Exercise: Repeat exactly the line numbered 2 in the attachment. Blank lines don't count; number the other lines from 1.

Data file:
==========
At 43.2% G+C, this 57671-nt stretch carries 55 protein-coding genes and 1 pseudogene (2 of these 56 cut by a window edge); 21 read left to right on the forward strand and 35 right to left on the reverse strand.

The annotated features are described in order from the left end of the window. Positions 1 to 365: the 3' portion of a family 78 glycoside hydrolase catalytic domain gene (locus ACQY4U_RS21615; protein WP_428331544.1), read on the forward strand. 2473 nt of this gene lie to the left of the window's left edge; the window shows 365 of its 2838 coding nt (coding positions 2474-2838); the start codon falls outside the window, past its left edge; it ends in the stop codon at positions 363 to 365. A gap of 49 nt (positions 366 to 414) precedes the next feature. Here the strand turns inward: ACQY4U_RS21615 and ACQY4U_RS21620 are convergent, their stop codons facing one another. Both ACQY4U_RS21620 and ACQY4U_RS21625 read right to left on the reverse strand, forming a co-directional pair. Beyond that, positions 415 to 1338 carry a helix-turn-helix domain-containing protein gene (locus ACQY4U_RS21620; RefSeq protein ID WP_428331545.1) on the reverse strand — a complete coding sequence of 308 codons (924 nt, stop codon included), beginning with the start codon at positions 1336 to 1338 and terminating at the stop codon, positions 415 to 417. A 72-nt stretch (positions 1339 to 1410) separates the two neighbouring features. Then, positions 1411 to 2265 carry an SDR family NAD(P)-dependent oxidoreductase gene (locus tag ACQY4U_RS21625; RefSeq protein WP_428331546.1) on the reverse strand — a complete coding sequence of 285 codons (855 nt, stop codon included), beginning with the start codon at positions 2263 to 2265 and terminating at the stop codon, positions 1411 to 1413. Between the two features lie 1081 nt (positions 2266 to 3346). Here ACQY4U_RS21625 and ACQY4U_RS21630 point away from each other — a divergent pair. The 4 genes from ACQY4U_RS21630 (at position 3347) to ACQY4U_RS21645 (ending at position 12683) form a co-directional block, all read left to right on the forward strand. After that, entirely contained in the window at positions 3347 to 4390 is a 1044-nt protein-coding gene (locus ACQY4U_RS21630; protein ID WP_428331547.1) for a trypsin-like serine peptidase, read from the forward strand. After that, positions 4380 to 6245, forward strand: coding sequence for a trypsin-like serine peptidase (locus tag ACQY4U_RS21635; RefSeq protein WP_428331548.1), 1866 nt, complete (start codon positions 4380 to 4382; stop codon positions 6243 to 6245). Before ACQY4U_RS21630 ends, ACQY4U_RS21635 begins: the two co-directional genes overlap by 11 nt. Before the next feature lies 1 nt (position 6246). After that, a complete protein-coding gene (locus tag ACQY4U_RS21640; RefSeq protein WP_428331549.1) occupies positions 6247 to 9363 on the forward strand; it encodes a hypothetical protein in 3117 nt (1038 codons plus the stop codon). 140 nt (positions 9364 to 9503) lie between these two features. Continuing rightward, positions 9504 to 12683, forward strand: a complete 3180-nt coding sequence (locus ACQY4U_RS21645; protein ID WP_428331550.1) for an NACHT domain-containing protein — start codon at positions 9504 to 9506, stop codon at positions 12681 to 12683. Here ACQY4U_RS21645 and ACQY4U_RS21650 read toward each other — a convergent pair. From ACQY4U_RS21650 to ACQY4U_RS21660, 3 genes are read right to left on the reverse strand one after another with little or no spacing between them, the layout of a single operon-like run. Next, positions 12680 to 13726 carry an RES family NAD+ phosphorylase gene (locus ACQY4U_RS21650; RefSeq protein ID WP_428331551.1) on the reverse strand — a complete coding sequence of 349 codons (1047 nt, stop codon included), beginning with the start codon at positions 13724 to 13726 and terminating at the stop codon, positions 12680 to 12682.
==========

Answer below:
The annotated features are described in order from the left end of the window. Positions 1 to 365: the 3' portion of a family 78 glycoside hydrolase catalytic domain gene (locus ACQY4U_RS21615; protein WP_428331544.1), read on the forward strand. 2473 nt of this gene lie to the left of the window's left edge; the window shows 365 of its 2838 coding nt (coding positions 2474-2838); the start codon falls outside the window, past its left edge; it ends in the stop codon at positions 363 to 365. A gap of 49 nt (positions 366 to 414) precedes the next feature. Here the strand turns inward: ACQY4U_RS21615 and ACQY4U_RS21620 are convergent, their stop codons facing one another. Both ACQY4U_RS21620 and ACQY4U_RS21625 read right to left on the reverse strand, forming a co-directional pair. Beyond that, positions 415 to 1338 carry a helix-turn-helix domain-containing protein gene (locus ACQY4U_RS21620; RefSeq protein ID WP_428331545.1) on the reverse strand — a complete coding sequence of 308 codons (924 nt, stop codon included), beginning with the start codon at positions 1336 to 1338 and terminating at the stop codon, positions 415 to 417. A 72-nt stretch (positions 1339 to 1410) separates the two neighbouring features. Then, positions 1411 to 2265 carry an SDR family NAD(P)-dependent oxidoreductase gene (locus tag ACQY4U_RS21625; RefSeq protein WP_428331546.1) on the reverse strand — a complete coding sequence of 285 codons (855 nt, stop codon included), beginning with the start codon at positions 2263 to 2265 and terminating at the stop codon, positions 1411 to 1413. Between the two features lie 1081 nt (positions 2266 to 3346). Here ACQY4U_RS21625 and ACQY4U_RS21630 point away from each other — a divergent pair. The 4 genes from ACQY4U_RS21630 (at position 3347) to ACQY4U_RS21645 (ending at position 12683) form a co-directional block, all read left to right on the forward strand. After that, entirely contained in the window at positions 3347 to 4390 is a 1044-nt protein-coding gene (locus ACQY4U_RS21630; protein ID WP_428331547.1) for a trypsin-like serine peptidase, read from the forward strand. After that, positions 4380 to 6245, forward strand: coding sequence for a trypsin-like serine peptidase (locus tag ACQY4U_RS21635; RefSeq protein WP_428331548.1), 1866 nt, complete (start codon positions 4380 to 4382; stop codon positions 6243 to 6245). Before ACQY4U_RS21630 ends, ACQY4U_RS21635 begins: the two co-directional genes overlap by 11 nt. Before the next feature lies 1 nt (position 6246). After that, a complete protein-coding gene (locus tag ACQY4U_RS21640; RefSeq protein WP_428331549.1) occupies positions 6247 to 9363 on the forward strand; it encodes a hypothetical protein in 3117 nt (1038 codons plus the stop codon). 140 nt (positions 9364 to 9503) lie between these two features. Continuing rightward, positions 9504 to 12683, forward strand: a complete 3180-nt coding sequence (locus ACQY4U_RS21645; protein ID WP_428331550.1) for an NACHT domain-containing protein — start codon at positions 9504 to 9506, stop codon at positions 12681 to 12683. Here ACQY4U_RS21645 and ACQY4U_RS21650 read toward each other — a convergent pair. From ACQY4U_RS21650 to ACQY4U_RS21660, 3 genes are read right to left on the reverse strand one after another with little or no spacing between them, the layout of a single operon-like run. Next, positions 12680 to 13726 carry an RES family NAD+ phosphorylase gene (locus ACQY4U_RS21650; RefSeq protein ID WP_428331551.1) on the reverse strand — a complete coding sequence of 349 codons (1047 nt, stop codon included), beginning with the start codon at positions 13724 to 13726 and terminating at the stop codon, positions 12680 to 12682.